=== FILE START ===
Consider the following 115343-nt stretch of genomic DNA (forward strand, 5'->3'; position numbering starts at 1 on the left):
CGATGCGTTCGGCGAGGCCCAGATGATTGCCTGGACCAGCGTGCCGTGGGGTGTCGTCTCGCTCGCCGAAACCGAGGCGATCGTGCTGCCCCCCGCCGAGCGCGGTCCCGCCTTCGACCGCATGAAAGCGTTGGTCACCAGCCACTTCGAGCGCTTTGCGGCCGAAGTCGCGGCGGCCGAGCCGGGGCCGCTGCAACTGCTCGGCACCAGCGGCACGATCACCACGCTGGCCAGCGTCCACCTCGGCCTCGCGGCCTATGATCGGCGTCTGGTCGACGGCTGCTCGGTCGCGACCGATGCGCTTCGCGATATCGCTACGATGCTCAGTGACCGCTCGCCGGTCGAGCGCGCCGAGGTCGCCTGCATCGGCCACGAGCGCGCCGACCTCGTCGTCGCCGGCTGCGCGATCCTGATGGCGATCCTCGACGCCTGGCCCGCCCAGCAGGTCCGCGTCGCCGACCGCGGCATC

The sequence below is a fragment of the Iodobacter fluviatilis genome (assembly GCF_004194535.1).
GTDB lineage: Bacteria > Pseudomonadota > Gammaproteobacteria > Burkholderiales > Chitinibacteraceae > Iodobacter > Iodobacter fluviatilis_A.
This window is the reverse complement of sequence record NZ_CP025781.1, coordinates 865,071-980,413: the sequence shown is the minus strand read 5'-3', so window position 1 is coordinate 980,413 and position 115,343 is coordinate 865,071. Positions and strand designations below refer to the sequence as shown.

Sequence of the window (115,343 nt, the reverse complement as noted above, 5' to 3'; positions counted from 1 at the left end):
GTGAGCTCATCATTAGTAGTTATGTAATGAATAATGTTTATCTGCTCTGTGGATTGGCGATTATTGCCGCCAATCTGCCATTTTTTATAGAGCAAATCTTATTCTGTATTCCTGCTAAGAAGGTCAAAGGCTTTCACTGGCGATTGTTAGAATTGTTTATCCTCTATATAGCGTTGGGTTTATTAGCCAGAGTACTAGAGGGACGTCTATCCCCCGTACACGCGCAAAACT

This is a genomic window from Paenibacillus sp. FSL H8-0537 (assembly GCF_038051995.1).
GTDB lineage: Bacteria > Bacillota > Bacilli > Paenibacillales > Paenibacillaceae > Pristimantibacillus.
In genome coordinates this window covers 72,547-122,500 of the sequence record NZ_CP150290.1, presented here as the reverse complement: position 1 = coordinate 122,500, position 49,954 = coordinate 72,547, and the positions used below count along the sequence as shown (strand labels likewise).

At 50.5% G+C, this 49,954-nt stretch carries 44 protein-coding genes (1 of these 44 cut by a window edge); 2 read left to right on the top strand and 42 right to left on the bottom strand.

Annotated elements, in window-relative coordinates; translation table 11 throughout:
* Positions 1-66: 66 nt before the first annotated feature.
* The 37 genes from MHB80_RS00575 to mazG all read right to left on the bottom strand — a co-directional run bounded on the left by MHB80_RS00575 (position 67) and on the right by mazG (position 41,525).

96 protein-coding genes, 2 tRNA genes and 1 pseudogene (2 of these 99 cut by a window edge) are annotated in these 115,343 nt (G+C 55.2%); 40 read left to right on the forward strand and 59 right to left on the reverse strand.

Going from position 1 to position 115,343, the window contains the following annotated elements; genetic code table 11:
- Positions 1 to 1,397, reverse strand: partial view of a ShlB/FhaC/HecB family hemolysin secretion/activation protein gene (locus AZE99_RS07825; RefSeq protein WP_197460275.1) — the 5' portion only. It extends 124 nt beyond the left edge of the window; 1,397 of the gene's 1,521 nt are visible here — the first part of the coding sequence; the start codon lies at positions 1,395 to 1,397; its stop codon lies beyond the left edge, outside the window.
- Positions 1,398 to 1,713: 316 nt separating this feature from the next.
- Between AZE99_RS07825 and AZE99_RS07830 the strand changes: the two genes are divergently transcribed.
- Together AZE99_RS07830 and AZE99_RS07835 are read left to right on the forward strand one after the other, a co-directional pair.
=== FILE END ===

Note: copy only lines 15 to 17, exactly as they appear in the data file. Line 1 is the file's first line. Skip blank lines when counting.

96 protein-coding genes, 2 tRNA genes and 1 pseudogene (2 of these 99 cut by a window edge) are annotated in these 115,343 nt (G+C 55.2%); 40 read left to right on the forward strand and 59 right to left on the reverse strand.

Going from position 1 to position 115,343, the window contains the following annotated elements; genetic code table 11:
- Positions 1 to 1,397, reverse strand: partial view of a ShlB/FhaC/HecB family hemolysin secretion/activation protein gene (locus AZE99_RS07825; RefSeq protein WP_197460275.1) — the 5' portion only. It extends 124 nt beyond the left edge of the window; 1,397 of the gene's 1,521 nt are visible here — the first part of the coding sequence; the start codon lies at positions 1,395 to 1,397; its stop codon lies beyond the left edge, outside the window.